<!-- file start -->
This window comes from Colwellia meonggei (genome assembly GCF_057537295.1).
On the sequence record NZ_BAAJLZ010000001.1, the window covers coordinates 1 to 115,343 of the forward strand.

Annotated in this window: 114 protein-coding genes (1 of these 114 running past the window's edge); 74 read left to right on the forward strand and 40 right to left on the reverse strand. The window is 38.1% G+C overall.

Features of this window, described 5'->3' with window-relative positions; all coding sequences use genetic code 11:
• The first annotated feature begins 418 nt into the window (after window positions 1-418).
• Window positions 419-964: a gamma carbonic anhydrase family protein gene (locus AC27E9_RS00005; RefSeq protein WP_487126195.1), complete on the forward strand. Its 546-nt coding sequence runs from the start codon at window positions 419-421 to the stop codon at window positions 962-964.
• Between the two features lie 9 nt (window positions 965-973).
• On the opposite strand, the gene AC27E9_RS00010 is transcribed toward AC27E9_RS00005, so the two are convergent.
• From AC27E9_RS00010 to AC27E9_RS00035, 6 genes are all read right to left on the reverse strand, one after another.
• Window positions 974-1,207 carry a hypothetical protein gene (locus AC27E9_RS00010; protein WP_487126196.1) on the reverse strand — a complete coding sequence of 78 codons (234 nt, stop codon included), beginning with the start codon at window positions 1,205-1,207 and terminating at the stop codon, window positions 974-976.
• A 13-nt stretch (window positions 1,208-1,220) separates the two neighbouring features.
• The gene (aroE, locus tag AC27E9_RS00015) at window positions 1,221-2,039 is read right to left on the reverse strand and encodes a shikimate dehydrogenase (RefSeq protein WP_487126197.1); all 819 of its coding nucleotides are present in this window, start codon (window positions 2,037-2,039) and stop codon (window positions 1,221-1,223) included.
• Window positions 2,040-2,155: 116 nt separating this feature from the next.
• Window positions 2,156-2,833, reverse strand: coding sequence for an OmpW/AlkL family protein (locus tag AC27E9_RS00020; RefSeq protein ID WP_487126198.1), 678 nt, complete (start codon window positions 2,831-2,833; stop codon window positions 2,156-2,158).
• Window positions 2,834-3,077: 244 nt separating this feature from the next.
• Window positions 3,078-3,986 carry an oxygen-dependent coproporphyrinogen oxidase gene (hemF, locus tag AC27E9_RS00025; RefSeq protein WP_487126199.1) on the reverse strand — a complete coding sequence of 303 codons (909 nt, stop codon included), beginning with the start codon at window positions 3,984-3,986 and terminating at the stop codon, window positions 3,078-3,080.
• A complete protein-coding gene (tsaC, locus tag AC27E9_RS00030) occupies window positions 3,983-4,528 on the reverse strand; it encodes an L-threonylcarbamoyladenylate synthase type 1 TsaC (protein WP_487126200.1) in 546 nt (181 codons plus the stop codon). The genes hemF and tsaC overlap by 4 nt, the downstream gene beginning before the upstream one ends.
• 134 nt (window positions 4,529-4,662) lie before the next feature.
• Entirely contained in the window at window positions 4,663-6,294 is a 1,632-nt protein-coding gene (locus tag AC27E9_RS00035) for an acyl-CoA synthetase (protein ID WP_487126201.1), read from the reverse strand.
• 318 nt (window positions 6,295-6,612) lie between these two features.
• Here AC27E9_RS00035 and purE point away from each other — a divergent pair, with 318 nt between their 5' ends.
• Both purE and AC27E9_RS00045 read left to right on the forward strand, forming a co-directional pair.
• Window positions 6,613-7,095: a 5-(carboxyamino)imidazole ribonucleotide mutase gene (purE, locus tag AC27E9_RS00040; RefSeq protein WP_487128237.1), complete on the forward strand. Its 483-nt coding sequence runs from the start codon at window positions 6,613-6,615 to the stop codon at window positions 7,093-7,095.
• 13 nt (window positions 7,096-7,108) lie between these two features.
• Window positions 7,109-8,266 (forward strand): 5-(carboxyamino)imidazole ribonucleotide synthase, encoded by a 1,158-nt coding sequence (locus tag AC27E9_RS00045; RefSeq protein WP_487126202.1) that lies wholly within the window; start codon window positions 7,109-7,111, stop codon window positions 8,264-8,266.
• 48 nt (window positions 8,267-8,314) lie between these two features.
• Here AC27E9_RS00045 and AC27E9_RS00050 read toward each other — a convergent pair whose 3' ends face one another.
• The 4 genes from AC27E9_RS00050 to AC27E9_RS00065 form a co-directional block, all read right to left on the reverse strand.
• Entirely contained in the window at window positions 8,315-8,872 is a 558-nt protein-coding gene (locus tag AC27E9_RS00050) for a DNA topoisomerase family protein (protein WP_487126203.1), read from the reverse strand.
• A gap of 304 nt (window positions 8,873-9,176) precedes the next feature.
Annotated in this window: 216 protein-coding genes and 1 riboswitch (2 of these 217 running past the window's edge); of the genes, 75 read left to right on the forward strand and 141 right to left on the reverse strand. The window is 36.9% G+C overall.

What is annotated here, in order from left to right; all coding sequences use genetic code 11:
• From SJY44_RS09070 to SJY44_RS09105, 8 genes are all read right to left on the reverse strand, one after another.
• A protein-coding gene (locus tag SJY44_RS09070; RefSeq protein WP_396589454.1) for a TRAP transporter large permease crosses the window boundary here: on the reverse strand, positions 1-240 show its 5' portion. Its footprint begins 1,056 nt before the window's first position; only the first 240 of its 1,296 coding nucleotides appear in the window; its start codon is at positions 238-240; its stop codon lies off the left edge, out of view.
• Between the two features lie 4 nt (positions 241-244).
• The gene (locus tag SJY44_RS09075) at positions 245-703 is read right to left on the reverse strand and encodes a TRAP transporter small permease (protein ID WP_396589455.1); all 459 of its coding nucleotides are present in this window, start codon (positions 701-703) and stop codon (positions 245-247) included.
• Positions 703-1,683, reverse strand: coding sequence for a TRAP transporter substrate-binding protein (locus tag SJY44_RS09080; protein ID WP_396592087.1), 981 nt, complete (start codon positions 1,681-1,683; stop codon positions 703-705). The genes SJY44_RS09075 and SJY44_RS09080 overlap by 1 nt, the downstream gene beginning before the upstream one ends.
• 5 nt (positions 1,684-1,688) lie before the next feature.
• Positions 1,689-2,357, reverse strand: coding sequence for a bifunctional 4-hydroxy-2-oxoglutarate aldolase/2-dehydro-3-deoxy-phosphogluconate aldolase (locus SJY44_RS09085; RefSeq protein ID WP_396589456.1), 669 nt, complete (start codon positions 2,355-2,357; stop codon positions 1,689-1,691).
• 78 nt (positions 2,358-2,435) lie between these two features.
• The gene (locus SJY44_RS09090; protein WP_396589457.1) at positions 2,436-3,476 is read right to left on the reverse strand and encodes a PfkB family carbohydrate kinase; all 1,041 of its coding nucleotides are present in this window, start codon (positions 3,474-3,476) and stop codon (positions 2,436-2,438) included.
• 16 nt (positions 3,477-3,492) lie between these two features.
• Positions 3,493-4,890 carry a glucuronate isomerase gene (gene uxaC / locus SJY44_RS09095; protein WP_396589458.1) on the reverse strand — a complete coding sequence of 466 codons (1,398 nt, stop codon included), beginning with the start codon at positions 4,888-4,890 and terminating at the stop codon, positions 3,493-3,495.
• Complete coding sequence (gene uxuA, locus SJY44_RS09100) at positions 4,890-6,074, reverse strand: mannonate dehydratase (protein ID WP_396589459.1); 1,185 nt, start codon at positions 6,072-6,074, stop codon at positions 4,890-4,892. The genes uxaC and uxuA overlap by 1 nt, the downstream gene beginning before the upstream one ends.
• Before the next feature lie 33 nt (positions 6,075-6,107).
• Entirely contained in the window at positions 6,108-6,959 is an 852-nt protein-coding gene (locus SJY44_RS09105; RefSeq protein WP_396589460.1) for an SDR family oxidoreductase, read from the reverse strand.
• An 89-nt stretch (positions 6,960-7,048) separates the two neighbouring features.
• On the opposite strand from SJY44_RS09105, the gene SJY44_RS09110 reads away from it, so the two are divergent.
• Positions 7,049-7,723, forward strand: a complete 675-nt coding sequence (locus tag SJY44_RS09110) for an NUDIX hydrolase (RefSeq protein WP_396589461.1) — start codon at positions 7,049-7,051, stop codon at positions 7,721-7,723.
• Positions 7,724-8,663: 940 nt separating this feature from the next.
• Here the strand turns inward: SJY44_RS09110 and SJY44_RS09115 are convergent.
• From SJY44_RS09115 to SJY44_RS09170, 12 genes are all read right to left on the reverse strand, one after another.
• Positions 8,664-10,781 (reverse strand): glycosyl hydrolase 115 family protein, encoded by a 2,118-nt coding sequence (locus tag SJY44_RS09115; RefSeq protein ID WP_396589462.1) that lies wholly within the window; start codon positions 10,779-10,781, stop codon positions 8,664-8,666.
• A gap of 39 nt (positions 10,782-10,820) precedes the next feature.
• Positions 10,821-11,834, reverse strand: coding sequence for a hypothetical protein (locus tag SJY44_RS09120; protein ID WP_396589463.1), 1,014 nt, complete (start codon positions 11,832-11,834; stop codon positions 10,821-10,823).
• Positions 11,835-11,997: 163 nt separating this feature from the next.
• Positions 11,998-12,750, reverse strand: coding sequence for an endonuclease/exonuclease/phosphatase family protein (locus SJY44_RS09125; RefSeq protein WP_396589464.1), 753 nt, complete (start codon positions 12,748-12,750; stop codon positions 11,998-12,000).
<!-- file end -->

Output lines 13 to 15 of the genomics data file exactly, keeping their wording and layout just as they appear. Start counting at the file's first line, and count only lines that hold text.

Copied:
• Window positions 2,040-2,155: 116 nt separating this feature from the next.
• Window positions 2,156-2,833, reverse strand: coding sequence for an OmpW/AlkL family protein (locus tag AC27E9_RS00020; RefSeq protein ID WP_487126198.1), 678 nt, complete (start codon window positions 2,831-2,833; stop codon window positions 2,156-2,158).
• Window positions 2,834-3,077: 244 nt separating this feature from the next.